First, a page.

In a recent letter, Rockingham County Commissioner Kevin St. James attacked the idea behind the “Medicare for All” concept that has become one of the important proposals of the 2020 presidential campaign. Mr. St. James appears to be convinced that the current Medicare system is sufficient, and calls a Medicare buy-in option anything but “moderate”.

We would suggest a different view. We believe greater access to healthcare will ultimately save money. With an expanded healthcare program, savings could be realized as more Americans receive coverage for preventative medicine, mental health treatment for the opioid crisis, lower drug costs, coverage for pre-existing conditions and a stop to bankruptcy attributed to healthcare debt.

The particular path to getting there remains an open question. Medicare does seem like a good model; it provides good healthcare coverage, everyone knows how it works, and it has less than 3% overhead costs (compared to 20% or more for private insurers). We would hope Mr. St. James would agree with us, that expanding healthcare coverage would benefit all of us, including residents of Rockingham County.

We are not advocating for free healthcare. In fact, healthcare does cost quite a bit, but other countries (e.g. Germany and France) have been providing 100% of their residents with high quality healthcare for decades at less than ½ of the cost per person compared to the US.

So, how do these countries do it? First of all, they insist that everyone must have healthcare. Healthcare is either provided through employment or by law. They also insist that everyone must be part of the system and pay a fair share of their income for health insurance. In Germany the employee payroll deduction is 7%, and the employer must match this contribution. These countries also regulate the healthcare and pharmaceutical industries like a utility. They view these businesses as essential to the well-being of their residents, as important as water or electricity.

We are not only speaking theoretically. In fact, one of us lived with their family in Germany for approx. 17 years. During that time healthcare insurance was first provided as a minor from the parent, later coverage was provided through student insurance, and then coverage changed as part of employment. Finally, when the family included 2 adults and 2 children the healthcare coverage was included as part of the status of employment by the 2 adults. During the entire period in Germany, we received excellent care and were more than willing to pay 7% of our salaries for peace of mind and good health. When a brief period of unemployment occurred, healthcare coverage continued under unemployment insurance, and if we had retired in Germany, healthcare insurance would have continued under the Germany Social Security system, including long-term care. In most countries, unlike in the US, people do not file for bankruptcy because of overwhelming medical bills.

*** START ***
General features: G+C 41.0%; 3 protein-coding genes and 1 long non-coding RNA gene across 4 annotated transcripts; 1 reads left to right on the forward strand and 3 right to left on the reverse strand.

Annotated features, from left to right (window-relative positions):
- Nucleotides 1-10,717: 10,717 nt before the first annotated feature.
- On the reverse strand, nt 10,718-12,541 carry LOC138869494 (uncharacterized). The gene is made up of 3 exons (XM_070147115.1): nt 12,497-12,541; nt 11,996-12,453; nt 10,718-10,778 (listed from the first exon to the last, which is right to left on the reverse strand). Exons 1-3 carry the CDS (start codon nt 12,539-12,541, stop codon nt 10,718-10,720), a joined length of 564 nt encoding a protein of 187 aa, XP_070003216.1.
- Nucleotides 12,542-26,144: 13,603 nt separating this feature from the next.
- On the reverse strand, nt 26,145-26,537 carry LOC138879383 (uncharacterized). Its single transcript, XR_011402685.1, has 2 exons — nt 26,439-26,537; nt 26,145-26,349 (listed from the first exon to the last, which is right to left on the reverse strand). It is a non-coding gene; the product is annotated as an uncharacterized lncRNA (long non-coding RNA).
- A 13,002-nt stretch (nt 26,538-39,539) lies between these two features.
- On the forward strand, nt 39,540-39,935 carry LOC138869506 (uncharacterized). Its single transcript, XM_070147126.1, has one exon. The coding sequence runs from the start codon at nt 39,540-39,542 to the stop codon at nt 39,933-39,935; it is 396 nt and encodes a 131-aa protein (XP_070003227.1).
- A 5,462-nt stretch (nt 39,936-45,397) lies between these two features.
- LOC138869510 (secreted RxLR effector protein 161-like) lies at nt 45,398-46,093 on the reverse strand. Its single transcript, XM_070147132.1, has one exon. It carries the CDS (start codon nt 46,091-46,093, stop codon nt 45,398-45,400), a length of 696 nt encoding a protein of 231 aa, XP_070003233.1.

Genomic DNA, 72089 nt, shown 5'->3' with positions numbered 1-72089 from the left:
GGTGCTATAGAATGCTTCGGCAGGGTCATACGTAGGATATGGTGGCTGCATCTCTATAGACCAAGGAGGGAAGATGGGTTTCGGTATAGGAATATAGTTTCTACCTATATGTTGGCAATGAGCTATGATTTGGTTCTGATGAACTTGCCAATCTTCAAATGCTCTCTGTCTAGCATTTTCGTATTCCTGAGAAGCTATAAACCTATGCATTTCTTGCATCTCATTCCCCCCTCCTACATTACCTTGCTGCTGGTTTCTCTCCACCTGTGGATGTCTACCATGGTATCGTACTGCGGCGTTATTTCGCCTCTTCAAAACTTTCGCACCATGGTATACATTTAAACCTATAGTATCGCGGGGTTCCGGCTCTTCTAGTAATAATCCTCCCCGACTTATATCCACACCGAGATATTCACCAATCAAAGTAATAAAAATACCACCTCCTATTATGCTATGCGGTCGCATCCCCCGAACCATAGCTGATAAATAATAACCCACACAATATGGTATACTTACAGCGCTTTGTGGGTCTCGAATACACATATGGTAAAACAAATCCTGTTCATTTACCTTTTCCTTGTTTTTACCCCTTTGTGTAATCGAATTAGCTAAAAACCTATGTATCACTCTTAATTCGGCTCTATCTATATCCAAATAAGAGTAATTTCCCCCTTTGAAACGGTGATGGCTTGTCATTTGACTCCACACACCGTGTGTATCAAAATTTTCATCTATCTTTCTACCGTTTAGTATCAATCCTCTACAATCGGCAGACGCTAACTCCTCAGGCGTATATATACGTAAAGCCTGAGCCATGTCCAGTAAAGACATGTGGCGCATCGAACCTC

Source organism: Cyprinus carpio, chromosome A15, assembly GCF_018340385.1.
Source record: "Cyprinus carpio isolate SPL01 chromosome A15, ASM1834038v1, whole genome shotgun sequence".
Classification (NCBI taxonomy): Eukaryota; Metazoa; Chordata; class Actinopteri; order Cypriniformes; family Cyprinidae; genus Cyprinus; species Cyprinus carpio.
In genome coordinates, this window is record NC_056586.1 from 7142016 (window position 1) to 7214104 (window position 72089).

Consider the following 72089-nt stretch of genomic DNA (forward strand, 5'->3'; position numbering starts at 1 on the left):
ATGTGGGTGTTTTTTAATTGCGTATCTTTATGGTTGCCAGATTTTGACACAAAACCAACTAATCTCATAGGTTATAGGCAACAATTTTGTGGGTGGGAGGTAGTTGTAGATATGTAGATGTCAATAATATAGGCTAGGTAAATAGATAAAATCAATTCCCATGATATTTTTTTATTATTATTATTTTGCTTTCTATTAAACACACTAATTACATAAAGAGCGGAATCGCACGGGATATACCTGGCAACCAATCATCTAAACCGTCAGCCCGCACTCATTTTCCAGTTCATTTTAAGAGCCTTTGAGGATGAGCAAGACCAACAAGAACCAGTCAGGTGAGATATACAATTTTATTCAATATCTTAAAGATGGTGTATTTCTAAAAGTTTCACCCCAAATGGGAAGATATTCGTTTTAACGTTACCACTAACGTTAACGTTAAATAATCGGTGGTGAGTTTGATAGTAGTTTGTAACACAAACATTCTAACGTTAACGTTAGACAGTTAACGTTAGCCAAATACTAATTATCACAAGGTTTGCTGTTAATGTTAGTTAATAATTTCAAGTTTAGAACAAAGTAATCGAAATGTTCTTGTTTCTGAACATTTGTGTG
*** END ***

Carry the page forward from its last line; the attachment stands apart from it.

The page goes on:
While some countries such as Britain and Canada have healthcare systems which have significant government involvement, the German and French models use a hybrid mix between free enterprise and government regulation to achieve their healthcare goals. What is very clear here in the US is that our current patchwork of healthcare is not financially stable or sustainable and leaves many residents with inferior or even no healthcare.

The number of people with health insurance did rise sharply in 2013, which coincided with the expansion of eligibility for Medicaid in many states under the Affordable Care Act. However, even with this positive outcome, healthcare costs for the average American remains high at $10,739. per person. Our country can do better than this by recognizing that affordable healthcare for all will save everyone money (e.g. not only in direct healthcare costs, but also by making other healthcare insurance for home and auto unnecessary) and will also produce better health outcomes.

That is why we call on Mr. St. James to join us in the effort to ensure that everyone is protected by affordable and high-quality healthcare.


Rep. Liz McConnell represents Rockingham County District 11 and lives in Brentwood. Rep. Peter Somssich represents Rockingham County District 27 and lives in Portsmouth. Both are Democrats.